Life (Basel). 2021 Jul 2;11(7):647. doi: 10.3390/life11070647.


In recent decades, a lot of attention has been paid to Cannabis sativa L. due to its useful applications, including in fibers, oil, food for humans and animals, and therapeutics. The present study aimed to determine antioxidant activity of cannabinoids in Cannabis sativa L. in vivo, evaluating the possible antioxidative effect of Cannabis sativa L. extract (CE) on malondialdehyde (MDA) and glutathione (GSH) concentrations as well as on catalase (CAT) activity in BALB/c mice. In total, 40 mice were divided into five equal groups: the aluminum group (7.5 mg AlCl3/kg/d (0.15 LD50), the saline group, the 10% ethanol group (an appropriate amount of the solution for mouse weight), the CE group (1.6 mg CE/g/day), and the aluminum-CE group (7.5 mg AlCl3 plus 1.6 mg CE/g/day). The results of the study showed that CE significantly decreased (by 26.81%, p < 0.05) the concentration of GSH in blood of the mice and the concentration of MDA in the brain (by 82.12%) and liver (by 53.5%) of the mice compared to the respective concentrations in the AlCl3 group. CE significantly (p < 0.05) increased CAT activity in the brain (by 64.79%) and liver (by 72.37%) of the mice after the AlCl3-induced prooxidant effect. The results showed the antioxidant activity of cannabidiolic acid (CBDA) in vitro. The findings in vivo indicate that Cannabis sativa L. is a good source of natural antioxidants and can be used in the management of oxidative stress.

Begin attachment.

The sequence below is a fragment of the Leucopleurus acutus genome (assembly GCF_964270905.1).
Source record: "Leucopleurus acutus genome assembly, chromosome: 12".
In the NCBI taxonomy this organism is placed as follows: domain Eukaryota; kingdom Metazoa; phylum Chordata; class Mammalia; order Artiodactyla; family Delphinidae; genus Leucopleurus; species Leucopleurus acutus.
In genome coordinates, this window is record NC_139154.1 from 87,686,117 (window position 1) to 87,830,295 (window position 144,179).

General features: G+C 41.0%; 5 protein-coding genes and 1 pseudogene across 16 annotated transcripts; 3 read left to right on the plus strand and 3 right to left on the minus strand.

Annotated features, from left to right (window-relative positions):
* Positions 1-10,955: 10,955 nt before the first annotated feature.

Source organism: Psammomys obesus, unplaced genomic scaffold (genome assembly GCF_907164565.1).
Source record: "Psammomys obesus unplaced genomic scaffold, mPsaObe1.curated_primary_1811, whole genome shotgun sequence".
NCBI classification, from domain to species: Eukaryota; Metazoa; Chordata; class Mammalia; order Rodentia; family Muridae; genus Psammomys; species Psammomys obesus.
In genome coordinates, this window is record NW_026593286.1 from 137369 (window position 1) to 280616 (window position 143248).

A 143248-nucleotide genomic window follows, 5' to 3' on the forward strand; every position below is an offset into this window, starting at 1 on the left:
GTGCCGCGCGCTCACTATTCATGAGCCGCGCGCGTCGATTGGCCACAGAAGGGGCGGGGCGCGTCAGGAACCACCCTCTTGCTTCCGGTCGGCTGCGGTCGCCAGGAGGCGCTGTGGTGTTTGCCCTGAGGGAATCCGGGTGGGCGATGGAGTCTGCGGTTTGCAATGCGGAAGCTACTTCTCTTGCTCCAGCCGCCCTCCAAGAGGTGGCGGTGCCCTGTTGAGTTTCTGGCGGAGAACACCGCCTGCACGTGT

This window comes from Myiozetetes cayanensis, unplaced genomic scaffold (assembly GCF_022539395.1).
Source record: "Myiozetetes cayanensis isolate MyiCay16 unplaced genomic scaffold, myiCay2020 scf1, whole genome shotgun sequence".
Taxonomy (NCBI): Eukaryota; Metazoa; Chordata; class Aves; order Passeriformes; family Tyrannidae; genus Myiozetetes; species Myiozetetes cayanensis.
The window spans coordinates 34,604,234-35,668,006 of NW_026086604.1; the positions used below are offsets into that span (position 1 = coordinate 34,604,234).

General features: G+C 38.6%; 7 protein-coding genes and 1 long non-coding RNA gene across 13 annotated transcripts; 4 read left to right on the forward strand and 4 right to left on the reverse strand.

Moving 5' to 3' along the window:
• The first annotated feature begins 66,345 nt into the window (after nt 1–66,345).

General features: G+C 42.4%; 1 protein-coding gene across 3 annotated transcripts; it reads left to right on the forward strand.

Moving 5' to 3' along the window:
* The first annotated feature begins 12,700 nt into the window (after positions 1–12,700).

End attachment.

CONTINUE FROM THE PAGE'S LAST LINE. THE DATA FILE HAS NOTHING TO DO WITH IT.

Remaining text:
PMID:34357019 | DOI:10.3390/life11070647

Source: ncbi

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